What is a fund of funds? (2024)

Diversification helps investors spread out their portfolio risk, but building a diversified portfolio with individual holdings can be time-consuming and difficult. One option for investors is to own a fund of funds, which are pooled investment vehicles that buy other types of funds.

Chris Berkel, founder of AXIS Financial, says funds of funds are geared to retail investors who don’t have the net worth to buy into a hedge fund or other institutional-type investment funds.

“It’s a great opportunity for your everyday investor to have pieces of the market that they otherwise may not even know were there,” Berkel says. “That doesn’t mean they don’t have their pros and cons.”

What is a fund of funds and how does it work?

Unlike traditional mutual funds or exchange-traded funds (ETFs) that buy individual securities to create a diversified investment, funds of funds, also called multi-manager funds, diversify by owning other funds run by different managers, hence the term multi-manager.

Funds of funds may own other mutual funds or ETFs, but they may also own alternative investments, such as real estate, private equity or private infrastructure projects. Strategies will differ between these vehicles, depending on the manager’s goal, Berkel says.

Funds of funds are sometimes used by investors to get very broad diversification and hedge against big losses caused by market turmoil. Depending on the manager’s skill, funds of funds may offer a higher return than traditional markets.

The different types of funds of funds

Funds of funds can have many different strategies and are generally categorized as “fettered” or “unfettered” funds.

Fettered funds of funds can only select from other funds managed by the company that issues the investment vehicle. Unfettered funds of funds can select funds beyond the investment company’s offerings.

The advantages of a fund of funds

Diversification is the big selling point for a fund of funds since investors can own a broad array of different funds in a single holding. These vehicles also open access to slices of alternative investments retail investors normally can’t afford to buy individually.

They’re also accessible to the average person who wants access to a professional manager, says Daniel Milan, managing partner at Cornerstone Financial Services. Directly investing in private equity or hedge funds may cost individual investors millions, “but a fund of funds may be $2,500,” he says.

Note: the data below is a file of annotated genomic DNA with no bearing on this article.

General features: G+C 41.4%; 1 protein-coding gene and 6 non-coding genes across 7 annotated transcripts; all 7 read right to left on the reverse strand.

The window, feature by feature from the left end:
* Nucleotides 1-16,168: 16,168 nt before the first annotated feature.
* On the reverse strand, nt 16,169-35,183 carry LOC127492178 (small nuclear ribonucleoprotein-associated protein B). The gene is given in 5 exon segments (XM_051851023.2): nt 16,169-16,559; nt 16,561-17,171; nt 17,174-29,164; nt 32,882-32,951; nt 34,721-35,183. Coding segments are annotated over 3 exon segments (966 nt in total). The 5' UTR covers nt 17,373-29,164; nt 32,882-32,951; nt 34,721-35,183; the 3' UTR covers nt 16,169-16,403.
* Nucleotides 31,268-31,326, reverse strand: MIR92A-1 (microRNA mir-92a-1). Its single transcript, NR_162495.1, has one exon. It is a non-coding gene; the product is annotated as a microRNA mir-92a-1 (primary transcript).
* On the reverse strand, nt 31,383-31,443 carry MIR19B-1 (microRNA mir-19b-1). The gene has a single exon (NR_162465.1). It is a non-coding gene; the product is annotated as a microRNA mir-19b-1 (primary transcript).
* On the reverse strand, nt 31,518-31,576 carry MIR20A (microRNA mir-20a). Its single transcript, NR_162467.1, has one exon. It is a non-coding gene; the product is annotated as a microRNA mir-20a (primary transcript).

The disadvantages of a fund of funds

Diversification in a fund of funds comes at a steep cost, Milan says.

“They’re more expensive from an expense-ratio standpoint than the average retail investors are typically used to. Now, in theory, you’re supposed to be getting a better return in exchange for that,” he says.

Costs are a big issue because each fund contained in a fund of funds has a separate fee to pay those managers, and there’s a fee to own the fund itself. Billy Voyles, president of Fundamental Wealth Designs, uses a sports analogy to explain the layers.

“It’s like hiring a coach to oversee the game plan, but inside each fund you have coaches overseeing their specific areas,” he says.

Berkel says the total cost between the individual fund manager fees and the fee for the fund itself can average around 2%.

Hedge funds versus funds of funds

Hedge funds and funds of funds both own other funds within the investment vehicle, but there are key differences. A hedge fund is limited to accredited investors, Voyles says.

The Securities and Exchange Commission (SEC) defines accredited investors as individuals who have a net worth of over $1 million, excluding their primary residence, owned jointly with a spouse or partner, or individually. Accredited investors also have had individual income of over $200,000 ($300,000 with a spouse or partner) for the previous two years and expect that high income level to continue in the current year. The SEC limits access to hedge funds to accredited investors because hedge funds have more leeway to buy riskier investments.

Hedge funds can own individual traditional investments, such as stocks, bonds and options, or alternative investments, such as private equity or private debt. Managers of hedge funds of funds also buy other funds to include in their portfolios.

Voyles says retail-focused funds of funds are open to any investor who seeks a hedge-fund-like investment style. “You get access to professional management through funds of funds as a regular investor. You don’t have to be accredited to get access to that,” he says.

How to invest in a fund of funds

To find a fund of funds, search for the terms “fund of funds” or “multi-manager” within your preferred mutual fund or ETF issuer. Many fund issuers offer these funds, including Vanguard, Fidelity, Neuberger Berman and others. Generally, these funds will be taxed based on the structure of the fund if they are held in a taxable brokerage account. ETF investors usually pay little in annual capital gains taxes given that they don’t distribute much in capital gains, while mutual-fund investors often pay capital gains taxes on distributions annually. However, if the funds own alternative investments, buyers of these funds may face ordinary income tax. It’s important to read the prospectus to understand the potential tax implications.

Milan thinks an alternative to owning high-fee funds of funds is to own the public stock of private investment managers, such as Blackstone and Apollo Management.